because one of the biggest criticisms of the Celtics all season
long was their late-game tendency to fall into isolation
mismatch-hunting, gunking up the ball movement. That overlap does
give me pause.
Schindler elaborated on an April episode of the Indy
Cornrows podcast that Brogdon demonstrated a concerning
hesitancy to shoot in search of drives. He shot just 31.2% from
beyond the arc last season, the worst percentage of his career and
far off from his 38.8% clip in 2020-21. It further strained the
synergy between Brogdon and Tyrese Haliburton, who, as Caitlin and
Mark both emphasized, did not mesh particularly well in a tiny
Fitting Brogdon into Boston's guard rotations should be
Firstly, it's reasonable to expect shooting improvement. Brogdon
was in and out of a jumbled Pacers lineup last season, and again,
played only 36 games. He made just 33% of his catch-and-shoot
threes last season after hitting on 44% of those shots the prior
year. Brogdon isn't the 50-40-90 player he was in 2017-18, but he's
also just a better knockdown shooter than his 2021-22 numbers
He won't be playing the same minutes with the same
responsibility, and a change of scenery can always act as a
confidence reset. Tatum, Brown, Smart and White can all orchestrate
offense with a base level of comfort, meaning Brogdon receives more
time as a spot-up perimeter threat.
Boston desperately needed another player who could collapse
defenses in the Finals, particularly as Brown and Tatum grew
fatigued from high usage. Boston drove to the basket 52 times per
game in the Finals. Tatum, Brown, Smart and White combined for 91%
of those drives. Tatum and White struggled immensely against Golden
State's defense, shooting 31.0% and 27.8% from the field,
Brogdon should feast on reps as an initiator off the bench or as
an off-ball threat to shoot or drive next to Boston's other primary
creators. His presence should particularly help White — who is used
to playing as a "1B" attacker from his days in San Antonio — speed
to the basket with more freedom as Brogdon draws some defensive
Payton Pritchard is another beneficiary, though I wonder what
the trades mean for his playing time. He's the best shooter on the
Celtics, but one of the least threatening drivers in the entire
league. Now, he won't have to worry about pressuring a defense, and
in theory, he can turn into a floor-spacer while Brogdon and White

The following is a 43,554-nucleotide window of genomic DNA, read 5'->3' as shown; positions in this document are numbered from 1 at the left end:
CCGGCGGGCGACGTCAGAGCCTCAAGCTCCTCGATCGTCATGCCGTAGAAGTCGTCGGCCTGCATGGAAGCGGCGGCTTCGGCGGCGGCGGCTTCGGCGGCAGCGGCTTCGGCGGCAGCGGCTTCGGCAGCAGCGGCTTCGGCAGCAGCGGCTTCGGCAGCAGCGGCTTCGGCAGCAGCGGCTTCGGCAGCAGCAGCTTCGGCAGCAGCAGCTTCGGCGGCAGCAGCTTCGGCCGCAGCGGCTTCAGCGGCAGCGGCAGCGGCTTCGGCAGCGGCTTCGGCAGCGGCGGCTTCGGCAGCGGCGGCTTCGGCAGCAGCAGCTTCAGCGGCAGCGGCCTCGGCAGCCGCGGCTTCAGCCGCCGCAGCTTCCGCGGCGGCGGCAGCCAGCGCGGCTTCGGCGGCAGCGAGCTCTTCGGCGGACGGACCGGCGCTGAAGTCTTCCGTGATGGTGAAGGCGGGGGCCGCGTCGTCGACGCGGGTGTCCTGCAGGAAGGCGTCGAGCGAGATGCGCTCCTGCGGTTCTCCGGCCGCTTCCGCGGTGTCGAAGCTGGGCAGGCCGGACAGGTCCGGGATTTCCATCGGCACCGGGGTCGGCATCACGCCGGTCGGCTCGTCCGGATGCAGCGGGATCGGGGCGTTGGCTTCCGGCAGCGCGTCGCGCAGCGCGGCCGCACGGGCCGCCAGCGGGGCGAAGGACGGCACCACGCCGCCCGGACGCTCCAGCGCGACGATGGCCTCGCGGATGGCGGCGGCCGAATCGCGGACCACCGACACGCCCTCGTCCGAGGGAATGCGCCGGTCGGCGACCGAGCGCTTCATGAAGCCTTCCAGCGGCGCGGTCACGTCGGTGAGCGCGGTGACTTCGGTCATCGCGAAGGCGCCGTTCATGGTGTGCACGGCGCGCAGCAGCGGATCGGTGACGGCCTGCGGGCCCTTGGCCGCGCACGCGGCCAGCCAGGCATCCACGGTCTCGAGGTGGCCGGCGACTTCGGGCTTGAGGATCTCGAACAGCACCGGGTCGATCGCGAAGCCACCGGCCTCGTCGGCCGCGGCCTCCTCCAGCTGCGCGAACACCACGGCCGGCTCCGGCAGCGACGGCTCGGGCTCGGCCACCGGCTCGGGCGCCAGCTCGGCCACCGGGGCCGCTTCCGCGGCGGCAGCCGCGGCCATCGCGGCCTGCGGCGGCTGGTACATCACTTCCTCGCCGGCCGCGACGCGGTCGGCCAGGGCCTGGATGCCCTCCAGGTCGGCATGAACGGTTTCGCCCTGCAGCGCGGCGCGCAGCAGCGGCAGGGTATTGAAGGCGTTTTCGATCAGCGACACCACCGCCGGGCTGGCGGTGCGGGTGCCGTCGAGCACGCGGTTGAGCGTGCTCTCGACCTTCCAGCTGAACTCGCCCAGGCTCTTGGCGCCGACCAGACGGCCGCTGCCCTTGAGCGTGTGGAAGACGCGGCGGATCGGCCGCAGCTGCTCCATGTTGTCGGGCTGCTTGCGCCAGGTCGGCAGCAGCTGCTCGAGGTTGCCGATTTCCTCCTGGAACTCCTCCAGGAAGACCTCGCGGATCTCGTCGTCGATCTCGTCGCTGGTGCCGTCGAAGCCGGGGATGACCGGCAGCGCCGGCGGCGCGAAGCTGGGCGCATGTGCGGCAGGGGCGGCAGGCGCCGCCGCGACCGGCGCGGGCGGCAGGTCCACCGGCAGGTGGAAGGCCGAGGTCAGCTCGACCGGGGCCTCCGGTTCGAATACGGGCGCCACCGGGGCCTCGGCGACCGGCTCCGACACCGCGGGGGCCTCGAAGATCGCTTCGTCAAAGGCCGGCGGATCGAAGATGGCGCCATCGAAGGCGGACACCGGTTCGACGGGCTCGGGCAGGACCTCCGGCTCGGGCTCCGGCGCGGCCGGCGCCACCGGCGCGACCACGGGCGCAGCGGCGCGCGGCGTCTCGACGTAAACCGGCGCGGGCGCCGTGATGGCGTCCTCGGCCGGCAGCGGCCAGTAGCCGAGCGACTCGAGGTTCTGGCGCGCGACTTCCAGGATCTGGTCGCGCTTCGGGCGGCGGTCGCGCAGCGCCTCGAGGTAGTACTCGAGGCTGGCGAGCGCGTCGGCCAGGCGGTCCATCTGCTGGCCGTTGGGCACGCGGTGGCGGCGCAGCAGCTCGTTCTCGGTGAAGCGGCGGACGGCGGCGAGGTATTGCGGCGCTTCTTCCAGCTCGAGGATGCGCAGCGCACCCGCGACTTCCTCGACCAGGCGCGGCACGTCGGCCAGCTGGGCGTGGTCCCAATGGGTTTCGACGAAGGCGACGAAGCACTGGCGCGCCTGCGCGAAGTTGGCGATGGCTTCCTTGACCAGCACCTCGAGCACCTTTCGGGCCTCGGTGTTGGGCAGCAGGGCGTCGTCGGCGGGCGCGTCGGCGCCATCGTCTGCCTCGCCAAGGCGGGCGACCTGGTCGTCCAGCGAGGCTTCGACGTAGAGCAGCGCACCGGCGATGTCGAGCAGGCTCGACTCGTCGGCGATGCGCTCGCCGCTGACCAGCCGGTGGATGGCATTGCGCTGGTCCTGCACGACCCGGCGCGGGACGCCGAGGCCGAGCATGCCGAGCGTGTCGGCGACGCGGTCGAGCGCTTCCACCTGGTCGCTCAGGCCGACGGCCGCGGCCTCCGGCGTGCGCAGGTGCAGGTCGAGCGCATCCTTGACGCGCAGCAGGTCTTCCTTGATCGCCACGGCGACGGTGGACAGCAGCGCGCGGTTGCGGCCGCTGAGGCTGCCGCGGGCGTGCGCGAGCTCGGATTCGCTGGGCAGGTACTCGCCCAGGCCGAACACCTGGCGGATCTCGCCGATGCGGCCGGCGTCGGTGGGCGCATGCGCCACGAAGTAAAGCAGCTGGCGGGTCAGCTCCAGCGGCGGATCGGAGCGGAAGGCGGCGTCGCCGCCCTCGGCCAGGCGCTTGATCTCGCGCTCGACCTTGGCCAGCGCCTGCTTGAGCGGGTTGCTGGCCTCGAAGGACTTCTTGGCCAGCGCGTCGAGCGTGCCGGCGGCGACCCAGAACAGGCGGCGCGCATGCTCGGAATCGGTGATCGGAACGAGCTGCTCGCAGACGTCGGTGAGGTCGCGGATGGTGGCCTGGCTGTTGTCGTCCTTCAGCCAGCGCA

do the heavy lifting with the ball.
On defense, Boston simply needs its cast to hit a threshold of
individual switchability and team communication. Brogdon won't make
an All-Defensive Team next season, but at 6-foot-5 and nearly 230
pounds, he's an above-average defender who should hold his own on
most guards and leaner wings. Brogdon will rarely have to exhaust
energy as a point-of-attack defender as long as Smart and White are
healthy, and he seems capable of acclimating to the high-pressure
world of Celtics scrams and switches.
All of these visualizations hinge on two additional question
marks. First, Brogdon has to settle into his role. Multiple reports
from Boston-area outlets have repeated that, barring some stunning
change, he will be used off the bench. This shouldn't be a serious
concern; Brogdon might stay healthier with a lesser workload, and
he's indicated he knows what he has to sacrifice.
“I’m looking to win a championship, that’s actually it,” Brogdon
said to Jared Weiss of The Athletic. “In
the past, I’ve worried about stats and numbers and all that. I’m
going to Boston and not worrying about that.”
Health is an entirely different topic.
Brogdon has not played more than 65 regular-season games in a
single season since his rookie year. He's never had one serious
long-term injury like an ACL or Achilles tear, but has fought
through numerous ailments all over his body throughout his career
(here's a list). I won't
speculate on what we can expect for availability, and the Celtics
doctors know far more than we do. It's still worth monitoring for a
guard who turns 30 this winter.
But as long as Brogdon is healthy, he's one more supporting beam
for Boston's offense as it tries to create the consistency worthy
of an NBA championship.